# Digits

Let's write a generator that takes a `@ud` (unsigned decimal) and returns a list of its digits.

```!:
:-  %say
|=  [* [n=@ud ~] ~]
:-  %noun
=|  lis=(list @ud)
|-  ^+  lis
?:  (lte n 0)
lis
%=  \$
n    (div n 10)
lis  (mod n 10)^lis
==
```

We're creating a `%say` generator. That means we need some "boilerplate" code in the format of `[%say [%noun "data"]]`:

```:-  %say
|=  [* [n=@ud ~] ~]
:-  %noun
```

The head of this cell is the literal `%say`.

In the tail is the gate and its sample: `|= [* [n=@ud ~] ~]`. This is where we describe any arguments we are expecting to be passed in when the generator is called. We are expecting data of type `@ud`. We give the data the face `n` so that we can easily reference it later.

Also in the tail is another `cell`, its head indicating to the `dojo` how to print the value we are creating. In this case, we use the generic `%noun`.

The tail of our second cell is the product of the rest of the program.

```=|  lis=(list @ud)
```

We use the above code to construct a `list` of `@ud` by cutting up the `@ud` we got passed and so we add a face onto that type. This list is empty until we manipulate it further.

```|-  ^+  lis
?:  (lte n 0)
lis
```

`|-` creates a gate that functions as a recursion point.

We are actually able to reuse `lis` for the type of output that we are going to produce. A sibling of the `^-` rune, `^+` is distinct because it is for casting by example. It takes type information from an instance of that type. It's useful when using a complicated type.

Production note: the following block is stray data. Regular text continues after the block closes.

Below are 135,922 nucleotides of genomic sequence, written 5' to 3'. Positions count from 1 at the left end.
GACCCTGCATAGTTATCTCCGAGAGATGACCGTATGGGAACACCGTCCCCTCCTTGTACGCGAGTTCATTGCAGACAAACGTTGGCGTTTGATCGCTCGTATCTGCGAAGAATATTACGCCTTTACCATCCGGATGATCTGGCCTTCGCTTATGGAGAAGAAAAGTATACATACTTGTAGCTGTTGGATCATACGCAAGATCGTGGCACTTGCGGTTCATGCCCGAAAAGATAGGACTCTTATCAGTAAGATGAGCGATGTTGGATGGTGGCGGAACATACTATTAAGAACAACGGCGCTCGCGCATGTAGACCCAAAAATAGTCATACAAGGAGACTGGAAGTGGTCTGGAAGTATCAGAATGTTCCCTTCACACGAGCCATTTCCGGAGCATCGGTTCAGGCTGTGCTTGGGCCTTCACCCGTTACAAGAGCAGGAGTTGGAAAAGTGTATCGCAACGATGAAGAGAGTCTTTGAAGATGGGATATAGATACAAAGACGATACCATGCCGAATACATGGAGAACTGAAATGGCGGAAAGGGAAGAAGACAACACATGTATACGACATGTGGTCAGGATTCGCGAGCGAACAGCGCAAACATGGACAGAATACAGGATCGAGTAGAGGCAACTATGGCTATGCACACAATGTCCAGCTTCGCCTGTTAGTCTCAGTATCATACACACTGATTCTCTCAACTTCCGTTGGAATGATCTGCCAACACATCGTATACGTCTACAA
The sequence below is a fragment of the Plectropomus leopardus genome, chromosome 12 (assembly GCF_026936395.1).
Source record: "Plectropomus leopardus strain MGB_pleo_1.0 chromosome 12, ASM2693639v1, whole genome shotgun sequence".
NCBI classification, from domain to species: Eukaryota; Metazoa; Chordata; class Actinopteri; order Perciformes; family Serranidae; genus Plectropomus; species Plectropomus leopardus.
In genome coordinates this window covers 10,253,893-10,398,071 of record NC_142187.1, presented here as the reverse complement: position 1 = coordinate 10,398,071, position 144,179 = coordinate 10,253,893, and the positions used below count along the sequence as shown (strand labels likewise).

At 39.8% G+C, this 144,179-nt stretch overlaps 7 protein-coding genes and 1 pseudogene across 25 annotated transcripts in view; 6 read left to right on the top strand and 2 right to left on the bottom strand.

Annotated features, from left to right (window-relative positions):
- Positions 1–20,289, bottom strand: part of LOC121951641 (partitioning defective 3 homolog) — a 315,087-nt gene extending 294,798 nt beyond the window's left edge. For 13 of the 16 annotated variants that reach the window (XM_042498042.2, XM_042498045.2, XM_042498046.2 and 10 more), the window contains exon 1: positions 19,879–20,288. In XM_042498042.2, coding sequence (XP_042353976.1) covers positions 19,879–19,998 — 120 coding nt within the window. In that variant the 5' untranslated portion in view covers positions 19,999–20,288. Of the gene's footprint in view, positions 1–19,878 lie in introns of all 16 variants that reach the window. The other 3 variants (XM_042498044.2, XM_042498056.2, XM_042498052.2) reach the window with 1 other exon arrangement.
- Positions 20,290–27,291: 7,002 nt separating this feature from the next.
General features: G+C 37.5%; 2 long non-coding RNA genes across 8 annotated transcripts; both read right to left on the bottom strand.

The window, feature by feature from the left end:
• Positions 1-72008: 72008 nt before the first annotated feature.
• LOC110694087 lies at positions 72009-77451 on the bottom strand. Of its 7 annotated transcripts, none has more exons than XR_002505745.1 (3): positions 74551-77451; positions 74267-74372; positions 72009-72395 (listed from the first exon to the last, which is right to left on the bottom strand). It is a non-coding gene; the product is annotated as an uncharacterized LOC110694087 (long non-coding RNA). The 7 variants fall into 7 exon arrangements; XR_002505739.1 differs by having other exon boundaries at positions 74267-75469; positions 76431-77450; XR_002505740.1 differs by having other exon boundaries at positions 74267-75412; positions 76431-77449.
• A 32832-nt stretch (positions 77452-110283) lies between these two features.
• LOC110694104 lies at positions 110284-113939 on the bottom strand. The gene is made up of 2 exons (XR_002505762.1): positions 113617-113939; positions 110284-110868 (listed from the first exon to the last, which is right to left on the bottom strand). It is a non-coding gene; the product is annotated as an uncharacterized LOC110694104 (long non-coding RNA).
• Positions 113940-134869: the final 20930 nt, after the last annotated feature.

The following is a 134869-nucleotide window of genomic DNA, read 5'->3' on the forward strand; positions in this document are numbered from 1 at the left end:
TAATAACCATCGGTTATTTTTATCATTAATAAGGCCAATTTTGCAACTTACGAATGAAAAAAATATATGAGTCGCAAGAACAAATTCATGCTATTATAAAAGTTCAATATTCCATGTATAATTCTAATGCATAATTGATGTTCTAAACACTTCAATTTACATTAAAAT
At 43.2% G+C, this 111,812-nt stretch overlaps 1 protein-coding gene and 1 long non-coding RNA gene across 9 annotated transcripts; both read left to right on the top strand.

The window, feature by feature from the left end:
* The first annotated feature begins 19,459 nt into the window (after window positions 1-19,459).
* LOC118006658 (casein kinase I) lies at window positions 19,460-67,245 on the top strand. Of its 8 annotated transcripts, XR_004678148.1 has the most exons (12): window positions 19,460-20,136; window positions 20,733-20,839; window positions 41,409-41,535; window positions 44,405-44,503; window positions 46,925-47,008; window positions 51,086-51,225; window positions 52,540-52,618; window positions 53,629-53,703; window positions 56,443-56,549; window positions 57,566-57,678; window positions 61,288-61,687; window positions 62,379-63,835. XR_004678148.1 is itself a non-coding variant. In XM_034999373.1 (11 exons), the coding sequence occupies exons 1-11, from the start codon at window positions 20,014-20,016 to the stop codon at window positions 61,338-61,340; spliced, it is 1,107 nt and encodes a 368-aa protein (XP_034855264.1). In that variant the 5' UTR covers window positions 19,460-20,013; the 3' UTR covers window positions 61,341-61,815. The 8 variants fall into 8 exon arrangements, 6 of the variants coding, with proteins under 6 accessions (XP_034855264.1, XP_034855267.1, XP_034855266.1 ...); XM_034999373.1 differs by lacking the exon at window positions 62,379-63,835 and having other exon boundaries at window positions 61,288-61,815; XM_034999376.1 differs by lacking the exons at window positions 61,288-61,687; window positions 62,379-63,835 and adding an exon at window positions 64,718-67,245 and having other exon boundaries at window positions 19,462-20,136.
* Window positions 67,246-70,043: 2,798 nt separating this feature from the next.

```?:  (lte n 0)
lis
```

`?:` checks if the statement that follows is true or false. In our case, if it's true that `n` is less than or equal to `0`, we simply return `lis`. Otherwise, we branch to the following operations:

```%=  \$
n    (div n 10)
lis  (mod n 10)^lis
==
```

`%=` is the rune that takes a wing with any number changes, in the form of a list. Our list has two elements that represent such changes, contained in a `\$` expression to perform recursion. This is the tall form of an equivalent syntax that you may be more familiar with: `\$(n (div n 10), lis (mod n 10)^lis)`.

The first change divides `n` by `10`, rounding down without a remainder, and assigning that product as the new value for `n`.

The second change prepends the remainder of `n` divided `10` to `lis` (`x^y` is an alternative syntax for `[x y]`). `mod` performs the modulo operation.

Together, these operations will pull each digit out of `n` and put it into a `list`. That's because dividing `n` by 10 will knock off one decimal place from the value, and `mod` will store the actual discarded digit. To visualize this complementarity, let's run some operations in the dojo:

```> (div 146 10)
14

> (mod 146 10)
6
```
• TODO What if we do this with vases? Can we accept a vase, map it to whatever the correct value would be to extract each digit of the number in whatever base we are interpreting it in?

• TODO from Rob: we need a few exercises here. Maybe asking the reader to make one that accepts a vase could be one?